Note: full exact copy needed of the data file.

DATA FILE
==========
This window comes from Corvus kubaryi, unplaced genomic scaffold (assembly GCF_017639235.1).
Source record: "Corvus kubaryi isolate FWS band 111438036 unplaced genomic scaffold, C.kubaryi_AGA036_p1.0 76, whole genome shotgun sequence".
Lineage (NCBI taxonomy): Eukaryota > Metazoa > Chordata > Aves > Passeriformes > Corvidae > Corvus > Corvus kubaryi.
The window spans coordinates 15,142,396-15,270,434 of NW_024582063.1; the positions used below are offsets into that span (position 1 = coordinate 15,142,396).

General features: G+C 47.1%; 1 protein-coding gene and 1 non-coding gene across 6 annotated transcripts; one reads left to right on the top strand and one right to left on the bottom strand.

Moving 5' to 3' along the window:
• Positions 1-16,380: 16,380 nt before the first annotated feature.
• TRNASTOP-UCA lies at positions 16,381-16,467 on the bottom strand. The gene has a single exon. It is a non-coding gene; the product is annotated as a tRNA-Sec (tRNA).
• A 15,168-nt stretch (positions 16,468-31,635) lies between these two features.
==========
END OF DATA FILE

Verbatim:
This window comes from Corvus kubaryi, unplaced genomic scaffold (assembly GCF_017639235.1).
Source record: "Corvus kubaryi isolate FWS band 111438036 unplaced genomic scaffold, C.kubaryi_AGA036_p1.0 76, whole genome shotgun sequence".
Lineage (NCBI taxonomy): Eukaryota > Metazoa > Chordata > Aves > Passeriformes > Corvidae > Corvus > Corvus kubaryi.
The window spans coordinates 15,142,396-15,270,434 of NW_024582063.1; the positions used below are offsets into that span (position 1 = coordinate 15,142,396).

General features: G+C 47.1%; 1 protein-coding gene and 1 non-coding gene across 6 annotated transcripts; one reads left to right on the top strand and one right to left on the bottom strand.

Moving 5' to 3' along the window:
• Positions 1-16,380: 16,380 nt before the first annotated feature.
• TRNASTOP-UCA lies at positions 16,381-16,467 on the bottom strand. The gene has a single exon. It is a non-coding gene; the product is annotated as a tRNA-Sec (tRNA).
• A 15,168-nt stretch (positions 16,468-31,635) lies between these two features.